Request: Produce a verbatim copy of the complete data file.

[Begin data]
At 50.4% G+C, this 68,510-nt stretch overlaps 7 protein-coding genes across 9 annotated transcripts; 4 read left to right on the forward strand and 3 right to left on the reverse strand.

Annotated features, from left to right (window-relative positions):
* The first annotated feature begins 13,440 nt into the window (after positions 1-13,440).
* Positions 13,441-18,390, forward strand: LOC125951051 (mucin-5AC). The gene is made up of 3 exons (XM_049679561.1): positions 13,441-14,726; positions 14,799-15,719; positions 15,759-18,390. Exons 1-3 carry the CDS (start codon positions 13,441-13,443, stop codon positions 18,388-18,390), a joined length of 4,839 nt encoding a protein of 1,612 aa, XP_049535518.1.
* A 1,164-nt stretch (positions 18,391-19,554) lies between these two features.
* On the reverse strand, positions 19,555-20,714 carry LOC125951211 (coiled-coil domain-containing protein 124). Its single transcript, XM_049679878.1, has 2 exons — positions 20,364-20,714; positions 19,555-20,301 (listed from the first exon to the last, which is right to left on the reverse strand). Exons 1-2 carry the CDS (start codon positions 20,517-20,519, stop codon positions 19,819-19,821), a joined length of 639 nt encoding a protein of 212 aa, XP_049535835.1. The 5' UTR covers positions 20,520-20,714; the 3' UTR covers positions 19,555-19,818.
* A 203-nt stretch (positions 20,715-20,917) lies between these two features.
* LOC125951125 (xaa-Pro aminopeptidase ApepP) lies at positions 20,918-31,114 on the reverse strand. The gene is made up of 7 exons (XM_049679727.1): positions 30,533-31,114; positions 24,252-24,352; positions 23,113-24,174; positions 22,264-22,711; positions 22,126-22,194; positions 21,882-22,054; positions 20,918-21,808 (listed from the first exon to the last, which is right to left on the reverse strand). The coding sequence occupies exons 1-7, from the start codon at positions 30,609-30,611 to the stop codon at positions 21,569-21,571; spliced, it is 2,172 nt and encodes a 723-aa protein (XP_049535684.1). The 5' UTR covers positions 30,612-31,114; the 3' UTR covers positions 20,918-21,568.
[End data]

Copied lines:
At 50.4% G+C, this 68,510-nt stretch overlaps 7 protein-coding genes across 9 annotated transcripts; 4 read left to right on the forward strand and 3 right to left on the reverse strand.

Annotated features, from left to right (window-relative positions):
* The first annotated feature begins 13,440 nt into the window (after positions 1-13,440).
* Positions 13,441-18,390, forward strand: LOC125951051 (mucin-5AC). The gene is made up of 3 exons (XM_049679561.1): positions 13,441-14,726; positions 14,799-15,719; positions 15,759-18,390. Exons 1-3 carry the CDS (start codon positions 13,441-13,443, stop codon positions 18,388-18,390), a joined length of 4,839 nt encoding a protein of 1,612 aa, XP_049535518.1.
* A 1,164-nt stretch (positions 18,391-19,554) lies between these two features.
* On the reverse strand, positions 19,555-20,714 carry LOC125951211 (coiled-coil domain-containing protein 124). Its single transcript, XM_049679878.1, has 2 exons — positions 20,364-20,714; positions 19,555-20,301 (listed from the first exon to the last, which is right to left on the reverse strand). Exons 1-2 carry the CDS (start codon positions 20,517-20,519, stop codon positions 19,819-19,821), a joined length of 639 nt encoding a protein of 212 aa, XP_049535835.1. The 5' UTR covers positions 20,520-20,714; the 3' UTR covers positions 19,555-19,818.
* A 203-nt stretch (positions 20,715-20,917) lies between these two features.
* LOC125951125 (xaa-Pro aminopeptidase ApepP) lies at positions 20,918-31,114 on the reverse strand. The gene is made up of 7 exons (XM_049679727.1): positions 30,533-31,114; positions 24,252-24,352; positions 23,113-24,174; positions 22,264-22,711; positions 22,126-22,194; positions 21,882-22,054; positions 20,918-21,808 (listed from the first exon to the last, which is right to left on the reverse strand). The coding sequence occupies exons 1-7, from the start codon at positions 30,609-30,611 to the stop codon at positions 21,569-21,571; spliced, it is 2,172 nt and encodes a 723-aa protein (XP_049535684.1). The 5' UTR covers positions 30,612-31,114; the 3' UTR covers positions 20,918-21,568.